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Norma Bastidas Overcame a Lifetime of Sexual Abuse to Beat a World Triathlon Record

The awe-inspiring, record-setting athlete opens up about turning nightmares into dreams and her hopes for the future of women.

Norma Bastidas Overcame a Lifetime of Sexual Abuse to Beat a World Triathlon Record

Ultra-marathoner (she once ran double marathons over an icy tundra in Antarctica), mother of two, and World Record breaker Norma Bastidas, 49, is an inspiring figure to those who realize how much she has achieved. But to learn not only how much she’s accomplished, but how many difficulties she has overcome to get there, makes her journey that much more awe-inspiring.

A keynote speaker at the Visionary Women “Grit, Guts & Grace” salon last month, Norma—who was kidnapped and forced into prostitution at age 18—told the 300 people gathered at the Montage Beverly Hills, “I see it as my privilege, to not live a life of nightmares, but a life of dreams.”

She began turning her life around through running and has said that she first began running at night “because I didn’t want my kids to hear my crying.” Once she started, she never stopped. In 2014, Norma broke the world triathlon record for longest route when, over 65 days, she ran, biked, and swam from Cancun, Mexico, to Washington, DC, covering a major human trafficking route. Her journey was the subject of the documentary Be Relentless.

We spoke with Bastidas about her past, her vision, and her hopes for other women struggling to overcome unimaginable obstacles.


Norma’s story:

“I grew up in Culiacan Sinaloa [Mexico] surrounded by violence from the cartels. I saw my first stabbing when I was seven years old in my neighborhood and also experienced sexual abuse from a very young age. My father died when I was 11; I was the youngest of five children, and my mom and siblings were just trying to stay alive since my dad didn’t leave money. They didn’t notice when a family member started abusing me.

“Later, at age 19, I accepted a bogus job offer to go to Japan as a model and hostess. Instead, I ended up being forced into the sex industry and worked as a high-paid escort without access to my passport and massive debts to pay back to my captors. Eventually, I was able to buy my passport back, and I decided to stay in Japan as a student to pursue a degree in Japanese literature. But even then I couldn’t escape violence.

“One night I was attacked and almost murdered, and when I reported the crime to the police, it was never investigated. I was told that the attack was ‘due to my lifestyle,’ and nobody was ever held accountable. For the longest time I lived a life of self-loathing. Thankfully, I held on to the instinct that it was not my fault, which kept me from giving up.”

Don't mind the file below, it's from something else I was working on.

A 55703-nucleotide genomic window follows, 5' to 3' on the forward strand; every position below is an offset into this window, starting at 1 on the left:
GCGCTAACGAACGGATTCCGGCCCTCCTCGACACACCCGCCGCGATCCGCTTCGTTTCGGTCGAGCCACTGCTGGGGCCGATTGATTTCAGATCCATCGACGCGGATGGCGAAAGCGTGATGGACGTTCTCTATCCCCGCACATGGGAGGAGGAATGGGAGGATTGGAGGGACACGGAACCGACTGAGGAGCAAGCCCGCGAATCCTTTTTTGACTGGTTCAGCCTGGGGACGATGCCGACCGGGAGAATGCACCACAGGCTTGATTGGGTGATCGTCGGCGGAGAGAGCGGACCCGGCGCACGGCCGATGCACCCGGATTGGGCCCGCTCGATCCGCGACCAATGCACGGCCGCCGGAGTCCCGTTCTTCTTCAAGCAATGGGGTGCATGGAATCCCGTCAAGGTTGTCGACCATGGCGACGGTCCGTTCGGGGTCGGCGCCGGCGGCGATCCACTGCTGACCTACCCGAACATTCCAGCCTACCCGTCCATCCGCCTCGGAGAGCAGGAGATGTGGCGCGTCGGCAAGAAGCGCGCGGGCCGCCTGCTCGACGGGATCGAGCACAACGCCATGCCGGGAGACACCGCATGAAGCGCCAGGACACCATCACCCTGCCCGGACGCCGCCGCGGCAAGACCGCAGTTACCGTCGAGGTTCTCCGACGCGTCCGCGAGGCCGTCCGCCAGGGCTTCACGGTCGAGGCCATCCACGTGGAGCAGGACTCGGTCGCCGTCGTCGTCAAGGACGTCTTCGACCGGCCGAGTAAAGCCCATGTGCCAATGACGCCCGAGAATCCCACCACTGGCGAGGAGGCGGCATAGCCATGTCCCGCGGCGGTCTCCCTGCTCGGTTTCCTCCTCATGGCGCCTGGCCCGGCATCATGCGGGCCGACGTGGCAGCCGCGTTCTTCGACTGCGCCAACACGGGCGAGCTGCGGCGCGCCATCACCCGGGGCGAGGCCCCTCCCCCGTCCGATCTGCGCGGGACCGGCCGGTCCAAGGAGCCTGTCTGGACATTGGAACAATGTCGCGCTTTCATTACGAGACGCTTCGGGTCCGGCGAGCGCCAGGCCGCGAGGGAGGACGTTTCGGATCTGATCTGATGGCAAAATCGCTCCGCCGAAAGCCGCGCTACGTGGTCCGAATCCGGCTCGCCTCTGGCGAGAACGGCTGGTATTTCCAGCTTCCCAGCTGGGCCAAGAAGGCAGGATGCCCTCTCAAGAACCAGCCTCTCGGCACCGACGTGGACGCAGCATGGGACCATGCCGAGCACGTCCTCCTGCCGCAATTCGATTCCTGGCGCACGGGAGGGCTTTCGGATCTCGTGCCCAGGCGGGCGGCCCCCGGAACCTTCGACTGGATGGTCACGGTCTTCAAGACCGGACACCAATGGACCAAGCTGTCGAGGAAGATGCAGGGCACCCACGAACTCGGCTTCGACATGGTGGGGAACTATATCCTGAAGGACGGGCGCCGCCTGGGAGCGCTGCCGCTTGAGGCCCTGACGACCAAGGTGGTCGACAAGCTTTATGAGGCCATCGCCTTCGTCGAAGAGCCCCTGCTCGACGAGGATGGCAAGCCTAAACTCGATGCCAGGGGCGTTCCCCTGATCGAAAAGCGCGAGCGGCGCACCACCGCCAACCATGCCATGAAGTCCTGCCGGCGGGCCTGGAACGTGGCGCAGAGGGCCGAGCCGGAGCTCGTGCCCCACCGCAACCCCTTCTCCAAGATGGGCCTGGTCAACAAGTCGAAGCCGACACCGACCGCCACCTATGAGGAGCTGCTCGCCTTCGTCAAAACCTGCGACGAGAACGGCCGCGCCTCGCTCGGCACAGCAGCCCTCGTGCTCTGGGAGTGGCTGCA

How she started to heal:

“The path to healing was confusing and messy. For a long time, I was told it was my fault that those things happened, even by people close to me, so it’s difficult to heal when all you feel is silenced and shamed. It wasn’t until I was 32, divorced, and became a single parent in Canada that things started to change.

“I was so determined to break the cycle of abuse that I took a journey of self-awareness and to self-love. Training and racing are the places that I turn to when I want to tap into that place where I am not distracted by the world, just nature and me trying to figure out a solution to a challenge. I love long races because it’s not uncommon to be alone for long periods of time, and it’s during those times that I check in with myself and ask simple but important questions that I don’t often ask, such as, ‘Am I happy with how my life is going?’ or ‘Is there anything I need to do to improve my current situation?’”


How she started training:

“I wouldn’t say I was [always] athletic; I was never picked for any sports at school or made to try out for any teams since I was a skinny, short kid, and everybody assumed I was either too frail or not good at sports just based on looks. I did end up learning aboriginal dances at school as part of the government initiative to preserve the native culture, but it was really only at 39 years old, when my oldest son started to lose his sight, that I began to run to deal with insomnia. By then I didn’t care anymore what people thought of me, I just went for it. It helped me manage the stress I was experiencing from dealing all of a sudden with my son’s permanent condition—Cone Rod Dystrophy, which leads to early vision impairment. I had no idea how to help him at the time.”

Her advice for women who have faced similar circumstances:

“You are not your circumstances. Your current situation is where you are, not who you are. It might be a long journey, but if you keep persisting, you will get to the place you deserve to be. Before my Guinness World Record for the longest triathlon, I couldn’t even swim! But I refused to be discouraged by that, even after everybody around me told me to find the other record to break. I went to the pool every day until I could swim: 18 months later, I almost tripled the previous record by swimming 122 miles in open water.”

What it means to her to be part of  Visionary Women:

“It’s such a privilege to be part of such an elite and successful group of women that are working hard to empower other women and leave their mark in the world.”


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